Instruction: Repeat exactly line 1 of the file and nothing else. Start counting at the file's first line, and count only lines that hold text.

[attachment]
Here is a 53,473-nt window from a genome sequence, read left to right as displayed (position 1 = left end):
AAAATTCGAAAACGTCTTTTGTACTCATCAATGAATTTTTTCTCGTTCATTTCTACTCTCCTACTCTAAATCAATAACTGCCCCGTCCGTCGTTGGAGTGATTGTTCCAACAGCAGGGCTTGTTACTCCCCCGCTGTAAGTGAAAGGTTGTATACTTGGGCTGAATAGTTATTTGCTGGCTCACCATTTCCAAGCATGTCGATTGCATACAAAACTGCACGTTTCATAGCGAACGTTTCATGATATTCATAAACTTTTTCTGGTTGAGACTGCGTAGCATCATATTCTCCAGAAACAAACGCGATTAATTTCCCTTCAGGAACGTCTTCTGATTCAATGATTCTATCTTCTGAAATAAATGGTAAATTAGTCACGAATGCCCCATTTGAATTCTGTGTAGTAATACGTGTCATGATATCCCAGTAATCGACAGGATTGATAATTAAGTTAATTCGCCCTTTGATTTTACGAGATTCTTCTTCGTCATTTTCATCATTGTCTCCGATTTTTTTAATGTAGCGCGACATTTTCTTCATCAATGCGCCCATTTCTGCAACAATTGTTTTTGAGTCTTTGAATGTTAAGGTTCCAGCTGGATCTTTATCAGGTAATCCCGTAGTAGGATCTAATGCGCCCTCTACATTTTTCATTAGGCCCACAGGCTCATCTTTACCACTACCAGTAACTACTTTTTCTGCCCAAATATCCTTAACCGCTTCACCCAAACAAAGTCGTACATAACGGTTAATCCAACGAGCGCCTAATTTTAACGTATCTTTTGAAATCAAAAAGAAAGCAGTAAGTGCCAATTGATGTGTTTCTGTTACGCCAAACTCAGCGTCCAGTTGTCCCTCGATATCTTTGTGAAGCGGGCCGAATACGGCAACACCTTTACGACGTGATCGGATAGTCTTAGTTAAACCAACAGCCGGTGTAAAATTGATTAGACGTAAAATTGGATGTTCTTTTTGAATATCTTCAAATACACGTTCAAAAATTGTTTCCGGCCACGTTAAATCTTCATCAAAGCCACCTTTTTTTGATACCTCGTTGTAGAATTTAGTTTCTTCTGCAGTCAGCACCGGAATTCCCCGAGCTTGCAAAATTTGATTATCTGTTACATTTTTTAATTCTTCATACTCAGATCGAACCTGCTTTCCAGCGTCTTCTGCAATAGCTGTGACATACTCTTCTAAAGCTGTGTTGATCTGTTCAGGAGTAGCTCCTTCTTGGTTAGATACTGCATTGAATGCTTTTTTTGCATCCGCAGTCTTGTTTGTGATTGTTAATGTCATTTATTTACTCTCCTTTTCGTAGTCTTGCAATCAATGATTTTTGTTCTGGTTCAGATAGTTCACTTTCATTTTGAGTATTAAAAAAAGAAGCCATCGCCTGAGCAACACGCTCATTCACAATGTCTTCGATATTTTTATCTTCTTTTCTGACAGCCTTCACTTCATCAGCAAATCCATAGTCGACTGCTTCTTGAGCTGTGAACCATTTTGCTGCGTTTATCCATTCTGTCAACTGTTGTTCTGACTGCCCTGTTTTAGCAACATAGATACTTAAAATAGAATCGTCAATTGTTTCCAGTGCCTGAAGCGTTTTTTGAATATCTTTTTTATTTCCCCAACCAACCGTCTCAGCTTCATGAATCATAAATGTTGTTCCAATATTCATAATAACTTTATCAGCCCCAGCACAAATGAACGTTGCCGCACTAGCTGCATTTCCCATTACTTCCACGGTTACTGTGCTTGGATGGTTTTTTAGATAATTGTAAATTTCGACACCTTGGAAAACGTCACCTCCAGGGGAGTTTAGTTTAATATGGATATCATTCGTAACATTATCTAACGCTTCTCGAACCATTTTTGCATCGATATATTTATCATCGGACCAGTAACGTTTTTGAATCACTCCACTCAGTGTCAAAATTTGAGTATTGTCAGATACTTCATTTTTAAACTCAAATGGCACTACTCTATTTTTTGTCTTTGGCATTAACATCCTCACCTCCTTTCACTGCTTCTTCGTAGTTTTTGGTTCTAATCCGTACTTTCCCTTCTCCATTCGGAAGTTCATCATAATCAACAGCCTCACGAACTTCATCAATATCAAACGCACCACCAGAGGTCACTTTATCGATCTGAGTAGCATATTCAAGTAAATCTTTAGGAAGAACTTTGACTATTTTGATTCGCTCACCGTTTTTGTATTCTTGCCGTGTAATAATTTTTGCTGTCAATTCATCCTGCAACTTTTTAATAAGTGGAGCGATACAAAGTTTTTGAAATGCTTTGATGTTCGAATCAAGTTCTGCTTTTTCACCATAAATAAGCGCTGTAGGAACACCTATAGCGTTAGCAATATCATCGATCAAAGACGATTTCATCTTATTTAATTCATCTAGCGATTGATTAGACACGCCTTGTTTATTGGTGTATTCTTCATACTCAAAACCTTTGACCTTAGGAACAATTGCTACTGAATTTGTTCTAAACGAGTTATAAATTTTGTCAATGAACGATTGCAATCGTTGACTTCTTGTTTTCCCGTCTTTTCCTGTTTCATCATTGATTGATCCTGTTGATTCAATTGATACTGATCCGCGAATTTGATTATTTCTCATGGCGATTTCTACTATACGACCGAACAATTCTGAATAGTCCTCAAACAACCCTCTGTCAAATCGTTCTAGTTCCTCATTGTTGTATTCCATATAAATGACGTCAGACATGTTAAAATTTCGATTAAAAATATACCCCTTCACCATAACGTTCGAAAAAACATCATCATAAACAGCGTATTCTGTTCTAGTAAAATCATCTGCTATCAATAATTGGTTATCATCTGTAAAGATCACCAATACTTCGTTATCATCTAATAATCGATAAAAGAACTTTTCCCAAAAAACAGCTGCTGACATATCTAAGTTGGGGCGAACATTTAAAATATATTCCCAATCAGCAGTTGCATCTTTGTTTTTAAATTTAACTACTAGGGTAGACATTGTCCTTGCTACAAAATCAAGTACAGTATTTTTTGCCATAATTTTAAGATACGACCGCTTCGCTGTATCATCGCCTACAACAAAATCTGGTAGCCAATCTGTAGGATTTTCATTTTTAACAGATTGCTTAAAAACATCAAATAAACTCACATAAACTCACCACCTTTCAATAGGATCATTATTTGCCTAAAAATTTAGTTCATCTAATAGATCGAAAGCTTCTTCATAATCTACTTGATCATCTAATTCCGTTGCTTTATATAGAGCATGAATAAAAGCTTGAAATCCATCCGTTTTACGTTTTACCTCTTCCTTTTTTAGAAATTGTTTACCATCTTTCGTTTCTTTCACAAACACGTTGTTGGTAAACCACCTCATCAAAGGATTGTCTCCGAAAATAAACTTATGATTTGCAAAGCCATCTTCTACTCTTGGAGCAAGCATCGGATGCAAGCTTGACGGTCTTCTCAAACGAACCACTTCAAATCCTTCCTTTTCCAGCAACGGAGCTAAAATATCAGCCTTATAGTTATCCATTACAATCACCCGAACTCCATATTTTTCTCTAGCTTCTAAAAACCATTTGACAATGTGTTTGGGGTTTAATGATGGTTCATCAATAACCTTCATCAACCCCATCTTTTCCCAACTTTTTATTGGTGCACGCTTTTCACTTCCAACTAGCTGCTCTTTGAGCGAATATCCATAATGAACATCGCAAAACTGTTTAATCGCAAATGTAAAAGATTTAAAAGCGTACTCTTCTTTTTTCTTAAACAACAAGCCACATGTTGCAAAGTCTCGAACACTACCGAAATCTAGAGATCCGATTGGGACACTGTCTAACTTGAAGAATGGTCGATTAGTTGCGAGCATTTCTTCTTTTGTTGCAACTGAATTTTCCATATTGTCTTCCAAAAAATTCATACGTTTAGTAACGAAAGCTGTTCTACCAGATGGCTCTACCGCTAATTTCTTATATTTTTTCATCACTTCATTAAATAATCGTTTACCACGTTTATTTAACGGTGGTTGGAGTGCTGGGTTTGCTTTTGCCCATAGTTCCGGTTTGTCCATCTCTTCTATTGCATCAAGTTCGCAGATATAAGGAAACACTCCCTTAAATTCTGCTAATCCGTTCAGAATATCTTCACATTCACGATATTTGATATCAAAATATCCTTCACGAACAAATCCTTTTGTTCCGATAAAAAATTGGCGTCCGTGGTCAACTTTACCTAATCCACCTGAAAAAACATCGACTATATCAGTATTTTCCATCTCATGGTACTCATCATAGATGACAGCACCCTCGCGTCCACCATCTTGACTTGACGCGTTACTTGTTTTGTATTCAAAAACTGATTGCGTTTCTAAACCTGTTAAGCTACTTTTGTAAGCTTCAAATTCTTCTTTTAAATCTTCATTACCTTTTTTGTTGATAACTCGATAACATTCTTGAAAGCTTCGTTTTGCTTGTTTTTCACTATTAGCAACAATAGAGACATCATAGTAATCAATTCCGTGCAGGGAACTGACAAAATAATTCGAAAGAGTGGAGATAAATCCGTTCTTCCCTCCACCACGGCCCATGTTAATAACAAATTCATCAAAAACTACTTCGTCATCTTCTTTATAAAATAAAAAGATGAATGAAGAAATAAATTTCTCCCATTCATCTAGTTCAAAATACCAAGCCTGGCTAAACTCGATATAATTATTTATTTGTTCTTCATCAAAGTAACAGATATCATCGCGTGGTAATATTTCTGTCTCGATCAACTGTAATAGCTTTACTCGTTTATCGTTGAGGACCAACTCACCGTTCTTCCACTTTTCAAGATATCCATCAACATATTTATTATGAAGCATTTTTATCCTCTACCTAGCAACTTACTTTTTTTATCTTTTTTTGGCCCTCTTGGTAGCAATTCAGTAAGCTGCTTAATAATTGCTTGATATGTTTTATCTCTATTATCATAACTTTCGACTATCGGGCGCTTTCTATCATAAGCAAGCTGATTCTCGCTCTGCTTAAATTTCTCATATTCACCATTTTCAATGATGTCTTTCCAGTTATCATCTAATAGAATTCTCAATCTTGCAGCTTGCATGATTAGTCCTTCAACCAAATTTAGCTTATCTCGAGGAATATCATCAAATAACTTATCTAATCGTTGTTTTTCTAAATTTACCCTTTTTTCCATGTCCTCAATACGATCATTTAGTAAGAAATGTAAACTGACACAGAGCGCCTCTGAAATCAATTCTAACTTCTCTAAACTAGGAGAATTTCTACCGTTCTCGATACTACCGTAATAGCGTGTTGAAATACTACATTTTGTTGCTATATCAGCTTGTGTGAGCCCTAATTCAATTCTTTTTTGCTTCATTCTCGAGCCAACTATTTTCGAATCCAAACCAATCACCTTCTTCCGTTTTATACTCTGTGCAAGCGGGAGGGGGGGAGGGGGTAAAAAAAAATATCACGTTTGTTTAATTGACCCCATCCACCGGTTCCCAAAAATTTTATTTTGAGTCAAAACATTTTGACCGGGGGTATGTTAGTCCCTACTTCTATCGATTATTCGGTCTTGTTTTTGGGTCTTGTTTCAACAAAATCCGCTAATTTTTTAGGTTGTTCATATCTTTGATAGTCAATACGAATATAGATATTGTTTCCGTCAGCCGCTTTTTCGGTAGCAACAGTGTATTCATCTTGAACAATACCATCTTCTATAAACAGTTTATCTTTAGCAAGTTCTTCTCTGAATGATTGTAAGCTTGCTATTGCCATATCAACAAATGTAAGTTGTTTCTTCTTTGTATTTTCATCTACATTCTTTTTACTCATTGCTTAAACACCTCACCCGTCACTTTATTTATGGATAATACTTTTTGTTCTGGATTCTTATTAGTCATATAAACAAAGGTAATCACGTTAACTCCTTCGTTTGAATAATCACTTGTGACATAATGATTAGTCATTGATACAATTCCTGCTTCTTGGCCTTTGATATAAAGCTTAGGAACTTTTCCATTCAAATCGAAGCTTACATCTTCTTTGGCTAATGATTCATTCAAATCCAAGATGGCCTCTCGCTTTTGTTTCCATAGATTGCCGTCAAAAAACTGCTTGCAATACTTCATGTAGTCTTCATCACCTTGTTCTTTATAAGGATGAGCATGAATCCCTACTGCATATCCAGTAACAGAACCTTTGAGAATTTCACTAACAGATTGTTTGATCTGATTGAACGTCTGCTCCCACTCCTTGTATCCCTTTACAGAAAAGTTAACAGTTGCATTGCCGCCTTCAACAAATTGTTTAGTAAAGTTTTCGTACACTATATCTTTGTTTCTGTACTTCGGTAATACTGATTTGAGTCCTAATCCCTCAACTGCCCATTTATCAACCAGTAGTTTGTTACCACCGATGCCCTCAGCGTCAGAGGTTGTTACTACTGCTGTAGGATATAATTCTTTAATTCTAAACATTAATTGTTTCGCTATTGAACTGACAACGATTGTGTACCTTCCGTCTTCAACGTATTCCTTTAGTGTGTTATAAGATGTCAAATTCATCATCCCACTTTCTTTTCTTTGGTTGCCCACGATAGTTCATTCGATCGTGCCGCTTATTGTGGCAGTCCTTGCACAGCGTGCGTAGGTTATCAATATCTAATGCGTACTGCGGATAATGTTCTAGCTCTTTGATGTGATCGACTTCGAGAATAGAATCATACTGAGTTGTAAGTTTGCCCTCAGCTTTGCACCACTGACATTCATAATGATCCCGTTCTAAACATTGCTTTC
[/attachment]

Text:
Here is a 53,473-nt window from a genome sequence, read left to right as displayed (position 1 = left end):